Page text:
A New Civic Association

Recent stories in 10964 have dealt with two current threats to our community: the increasing size of homes, and the destruction of our historic houses. A proposal to build a huge house — originally 12,500 square feet — was first reduced in size under pressure from the Historic Areas Board of Review (HABR) and then abandoned. A charming house on Woods Road was slated to be torn down by its new owners but now there are plans to re-erect it in a new location.

Last spring three local historians, Mary Cardenas, Orangetown Historian; Carol LaValle of the Tappantown Historic Society; and Alice Gerard of the Palisades Historic Committee, suggested reviewing the present Orangetown Historic Law to determine if it could be strengthened against these threats. A group including these three historians, and Andy Stewart, Orangetown Supervisor; Deputy Town Supervisor Allan Ryff; Clare Sheridan of the Rockland County Historic Society; Larry Bucchiarelli and Thano Schoppel of the HABR, and Palisades residents Susan Nemesdy and Carol Baxter have been meeting since June and are making progress toward this objective.

However, it is clear that mobilizing Palisades residents to attend town meetings and express their concerns to the HABR and to the Zoning Board of Appeals (ZBA) is essential if we want to influence what happens in our community. Thirty years ago, this was the task of the Palisades Civic Association (PCA).

Dossie Thayer, an active member of the West Hudson Environmental Association, began reporting on the problem of heavy trucks speeding through Palisades in the late 1970s. In April, 1980 she suggested the formation of a civic association, but there wasn’t enough community support for the idea at the time.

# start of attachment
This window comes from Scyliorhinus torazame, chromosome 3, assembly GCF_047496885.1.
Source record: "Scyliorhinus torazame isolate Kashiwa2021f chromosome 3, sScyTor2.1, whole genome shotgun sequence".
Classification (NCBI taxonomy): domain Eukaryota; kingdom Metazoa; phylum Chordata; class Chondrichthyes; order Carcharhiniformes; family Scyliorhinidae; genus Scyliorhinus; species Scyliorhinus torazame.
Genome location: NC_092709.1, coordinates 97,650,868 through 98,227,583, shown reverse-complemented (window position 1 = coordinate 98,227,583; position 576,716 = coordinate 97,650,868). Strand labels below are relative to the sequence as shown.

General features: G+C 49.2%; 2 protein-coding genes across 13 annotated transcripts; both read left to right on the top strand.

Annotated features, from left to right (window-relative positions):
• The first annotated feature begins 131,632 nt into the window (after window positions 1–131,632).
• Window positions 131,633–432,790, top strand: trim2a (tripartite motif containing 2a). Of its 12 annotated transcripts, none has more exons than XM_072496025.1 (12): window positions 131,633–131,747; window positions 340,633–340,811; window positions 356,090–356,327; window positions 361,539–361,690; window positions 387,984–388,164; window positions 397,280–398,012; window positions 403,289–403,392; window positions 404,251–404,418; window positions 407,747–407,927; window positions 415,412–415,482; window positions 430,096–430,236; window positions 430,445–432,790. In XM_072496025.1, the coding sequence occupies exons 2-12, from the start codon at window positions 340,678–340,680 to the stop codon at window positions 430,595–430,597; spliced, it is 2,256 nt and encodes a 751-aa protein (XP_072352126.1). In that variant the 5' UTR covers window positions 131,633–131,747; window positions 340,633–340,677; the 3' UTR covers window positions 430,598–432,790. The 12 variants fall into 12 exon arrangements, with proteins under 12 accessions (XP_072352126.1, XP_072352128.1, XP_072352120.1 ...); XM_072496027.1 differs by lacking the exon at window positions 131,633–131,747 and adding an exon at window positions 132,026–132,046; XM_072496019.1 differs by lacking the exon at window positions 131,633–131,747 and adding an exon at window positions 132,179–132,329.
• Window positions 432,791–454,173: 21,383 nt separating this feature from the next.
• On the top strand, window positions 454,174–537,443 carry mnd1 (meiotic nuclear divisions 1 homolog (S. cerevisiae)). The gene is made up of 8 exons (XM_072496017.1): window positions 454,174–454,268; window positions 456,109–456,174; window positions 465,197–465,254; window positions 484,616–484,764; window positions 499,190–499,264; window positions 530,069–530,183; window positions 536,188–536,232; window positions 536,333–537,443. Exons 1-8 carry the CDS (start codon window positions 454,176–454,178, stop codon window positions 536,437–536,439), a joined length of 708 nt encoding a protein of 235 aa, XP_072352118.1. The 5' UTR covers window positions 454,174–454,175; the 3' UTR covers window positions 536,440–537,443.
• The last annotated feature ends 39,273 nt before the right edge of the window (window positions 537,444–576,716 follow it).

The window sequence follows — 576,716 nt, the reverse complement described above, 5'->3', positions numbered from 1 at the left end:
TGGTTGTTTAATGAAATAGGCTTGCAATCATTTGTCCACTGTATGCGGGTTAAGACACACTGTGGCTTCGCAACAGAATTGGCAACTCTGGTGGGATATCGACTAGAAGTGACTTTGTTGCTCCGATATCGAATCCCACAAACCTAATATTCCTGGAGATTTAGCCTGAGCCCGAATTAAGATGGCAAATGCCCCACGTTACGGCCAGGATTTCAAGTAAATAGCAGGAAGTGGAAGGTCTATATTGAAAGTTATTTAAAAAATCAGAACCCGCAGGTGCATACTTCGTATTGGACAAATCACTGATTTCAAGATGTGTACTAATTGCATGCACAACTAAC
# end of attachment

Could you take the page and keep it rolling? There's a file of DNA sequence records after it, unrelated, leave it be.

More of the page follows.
Soon afterwards a proposal to build a 70-unit condominium project at the corner of Oak Tree Road and Route 340 united the community in opposition and in June, 1984 the Palisades Civic Association (PCA) was formed. A suit was filed to overturn the rezoning allowing the project, and on October 30, 1987 Acting New York State Supreme Court Judge Robert Meehan overturned the Town Board’s 1984 rezoning decision, dealing a death blow to the plans to build condominiums.

The Civic Association immediately found a number of other community issues demanding attention. Close monitoring of the IBM project led to favorable modifications of its access road and parking lot designs, as well as limiting use of its planned helicopter pad. Consolidated Freightways’ application to allow tandem‑trailer rigs on Oak Tree Road brought the PCA and the community out in full voice, and the state Department of Transportation rejected the proposition.

The PCA joined other groups in a lawsuit brought by the Hudson River Defense League against the proposed Pyramid Mall. They retained counsel to represent the PCA before the Orangetown ZBA on a proposed large office building immediately south of Rockland Country Club and on a possible application to allow a 400 to 500 foot long, 25 foot high, two-story structure to replace the open concrete pads of the 9W golf driving range. During its existence, the PCA functioned as a community watchdog, protecting and uniting Palisades. Perhaps it’s time to revive the PCA. On October 16, a film on the recent destruction of the historic Lent House in Orangetown will be shown at the Community Center. A possible revival of the Palisades Civic Association will be one of the topics discussed at the event. If you are interested, please attend the film showing. If you can’t attend but would like to be involved, please contact one of the people below and we will keep you informed.

Susan Nemesdy at 845-365-1351 or nemesdy@ optonline.net

Alice Gerard at 845-359-4338 or gerard55@verizon.net